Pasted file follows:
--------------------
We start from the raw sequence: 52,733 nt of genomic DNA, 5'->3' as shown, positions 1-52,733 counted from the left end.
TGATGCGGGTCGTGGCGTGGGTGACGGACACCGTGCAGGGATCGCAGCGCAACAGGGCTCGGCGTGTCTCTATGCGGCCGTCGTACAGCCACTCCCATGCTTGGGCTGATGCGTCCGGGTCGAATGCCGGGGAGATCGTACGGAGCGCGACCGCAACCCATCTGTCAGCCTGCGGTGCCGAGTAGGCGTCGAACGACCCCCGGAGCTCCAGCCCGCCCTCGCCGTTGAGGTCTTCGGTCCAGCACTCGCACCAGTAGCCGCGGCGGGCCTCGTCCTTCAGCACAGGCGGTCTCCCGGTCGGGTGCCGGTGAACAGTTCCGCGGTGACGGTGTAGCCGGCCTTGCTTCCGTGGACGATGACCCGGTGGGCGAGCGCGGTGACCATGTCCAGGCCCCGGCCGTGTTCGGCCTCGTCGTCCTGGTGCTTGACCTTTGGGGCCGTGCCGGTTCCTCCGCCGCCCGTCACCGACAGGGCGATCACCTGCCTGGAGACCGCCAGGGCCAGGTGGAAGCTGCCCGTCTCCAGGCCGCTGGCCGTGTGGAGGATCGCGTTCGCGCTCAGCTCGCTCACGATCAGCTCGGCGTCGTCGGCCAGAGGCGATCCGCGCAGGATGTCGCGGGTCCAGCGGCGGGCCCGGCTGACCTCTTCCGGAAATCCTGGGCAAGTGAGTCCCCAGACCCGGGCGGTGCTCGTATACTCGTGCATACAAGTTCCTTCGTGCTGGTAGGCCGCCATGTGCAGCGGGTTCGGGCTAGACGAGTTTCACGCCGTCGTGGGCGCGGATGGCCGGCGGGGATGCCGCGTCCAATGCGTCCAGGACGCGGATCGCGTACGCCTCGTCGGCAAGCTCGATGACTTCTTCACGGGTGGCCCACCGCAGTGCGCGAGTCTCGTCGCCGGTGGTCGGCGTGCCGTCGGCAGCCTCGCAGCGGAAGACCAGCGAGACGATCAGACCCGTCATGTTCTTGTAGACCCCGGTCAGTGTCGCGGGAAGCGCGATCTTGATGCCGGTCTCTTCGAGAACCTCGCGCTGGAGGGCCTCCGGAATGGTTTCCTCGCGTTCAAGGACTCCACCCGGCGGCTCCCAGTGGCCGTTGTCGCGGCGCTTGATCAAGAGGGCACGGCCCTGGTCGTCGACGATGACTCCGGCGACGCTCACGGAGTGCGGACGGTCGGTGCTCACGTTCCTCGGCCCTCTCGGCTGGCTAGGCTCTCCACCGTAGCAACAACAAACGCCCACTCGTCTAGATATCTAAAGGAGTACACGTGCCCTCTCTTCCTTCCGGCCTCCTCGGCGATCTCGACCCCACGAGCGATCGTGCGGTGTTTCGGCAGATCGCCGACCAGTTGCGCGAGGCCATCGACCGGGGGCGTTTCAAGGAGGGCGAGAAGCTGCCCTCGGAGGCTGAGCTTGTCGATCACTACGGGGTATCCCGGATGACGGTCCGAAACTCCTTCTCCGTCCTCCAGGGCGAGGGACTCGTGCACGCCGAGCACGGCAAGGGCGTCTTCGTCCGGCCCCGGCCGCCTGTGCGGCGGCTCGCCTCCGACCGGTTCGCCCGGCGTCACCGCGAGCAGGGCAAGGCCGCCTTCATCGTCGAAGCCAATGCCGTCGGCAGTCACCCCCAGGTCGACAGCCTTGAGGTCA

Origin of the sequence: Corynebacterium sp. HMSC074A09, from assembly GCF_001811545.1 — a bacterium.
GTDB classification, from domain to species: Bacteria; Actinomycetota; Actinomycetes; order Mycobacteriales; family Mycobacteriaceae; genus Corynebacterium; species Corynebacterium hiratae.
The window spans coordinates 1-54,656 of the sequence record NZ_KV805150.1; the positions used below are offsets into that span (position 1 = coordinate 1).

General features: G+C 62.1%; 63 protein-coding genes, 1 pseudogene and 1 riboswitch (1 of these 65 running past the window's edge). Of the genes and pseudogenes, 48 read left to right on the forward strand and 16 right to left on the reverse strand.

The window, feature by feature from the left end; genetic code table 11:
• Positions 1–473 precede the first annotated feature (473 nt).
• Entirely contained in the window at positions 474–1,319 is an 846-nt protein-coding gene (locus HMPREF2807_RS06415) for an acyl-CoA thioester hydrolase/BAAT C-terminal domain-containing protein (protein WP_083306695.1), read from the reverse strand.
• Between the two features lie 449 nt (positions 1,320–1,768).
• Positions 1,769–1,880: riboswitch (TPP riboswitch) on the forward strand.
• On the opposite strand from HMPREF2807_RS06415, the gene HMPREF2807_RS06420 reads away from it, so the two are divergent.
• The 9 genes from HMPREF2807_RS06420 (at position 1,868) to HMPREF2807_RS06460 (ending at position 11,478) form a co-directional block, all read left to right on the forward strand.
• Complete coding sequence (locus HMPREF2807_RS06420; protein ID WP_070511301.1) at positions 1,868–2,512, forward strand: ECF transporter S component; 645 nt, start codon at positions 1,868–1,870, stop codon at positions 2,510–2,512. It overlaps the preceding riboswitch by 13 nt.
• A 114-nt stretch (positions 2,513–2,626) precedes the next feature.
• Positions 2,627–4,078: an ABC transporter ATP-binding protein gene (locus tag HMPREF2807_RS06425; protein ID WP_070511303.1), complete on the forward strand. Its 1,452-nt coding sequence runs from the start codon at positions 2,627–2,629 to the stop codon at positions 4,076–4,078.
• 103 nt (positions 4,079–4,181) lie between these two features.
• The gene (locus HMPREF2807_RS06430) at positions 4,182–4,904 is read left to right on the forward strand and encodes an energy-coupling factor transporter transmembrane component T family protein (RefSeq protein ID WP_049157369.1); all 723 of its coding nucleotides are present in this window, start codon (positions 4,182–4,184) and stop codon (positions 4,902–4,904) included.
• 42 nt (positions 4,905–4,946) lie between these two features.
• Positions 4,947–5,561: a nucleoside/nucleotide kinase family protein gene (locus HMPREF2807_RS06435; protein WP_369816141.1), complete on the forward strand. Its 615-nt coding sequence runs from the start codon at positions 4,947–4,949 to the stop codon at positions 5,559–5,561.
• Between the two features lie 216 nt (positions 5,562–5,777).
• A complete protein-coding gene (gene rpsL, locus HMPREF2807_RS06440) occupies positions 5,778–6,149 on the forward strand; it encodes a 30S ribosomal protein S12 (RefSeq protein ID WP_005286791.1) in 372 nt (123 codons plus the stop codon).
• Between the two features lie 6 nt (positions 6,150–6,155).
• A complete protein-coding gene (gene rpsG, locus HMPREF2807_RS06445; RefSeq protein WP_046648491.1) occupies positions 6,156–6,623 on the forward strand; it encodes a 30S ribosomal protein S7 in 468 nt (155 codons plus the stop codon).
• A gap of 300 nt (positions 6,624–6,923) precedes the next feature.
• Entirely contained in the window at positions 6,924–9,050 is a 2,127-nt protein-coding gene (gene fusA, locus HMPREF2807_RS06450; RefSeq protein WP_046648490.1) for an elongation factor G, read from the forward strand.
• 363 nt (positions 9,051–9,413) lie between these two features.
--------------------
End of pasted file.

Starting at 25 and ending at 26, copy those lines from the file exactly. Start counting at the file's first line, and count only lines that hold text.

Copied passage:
• A gap of 300 nt (positions 6,624–6,923) precedes the next feature.
• Entirely contained in the window at positions 6,924–9,050 is a 2,127-nt protein-coding gene (gene fusA, locus HMPREF2807_RS06450; RefSeq protein WP_046648490.1) for an elongation factor G, read from the forward strand.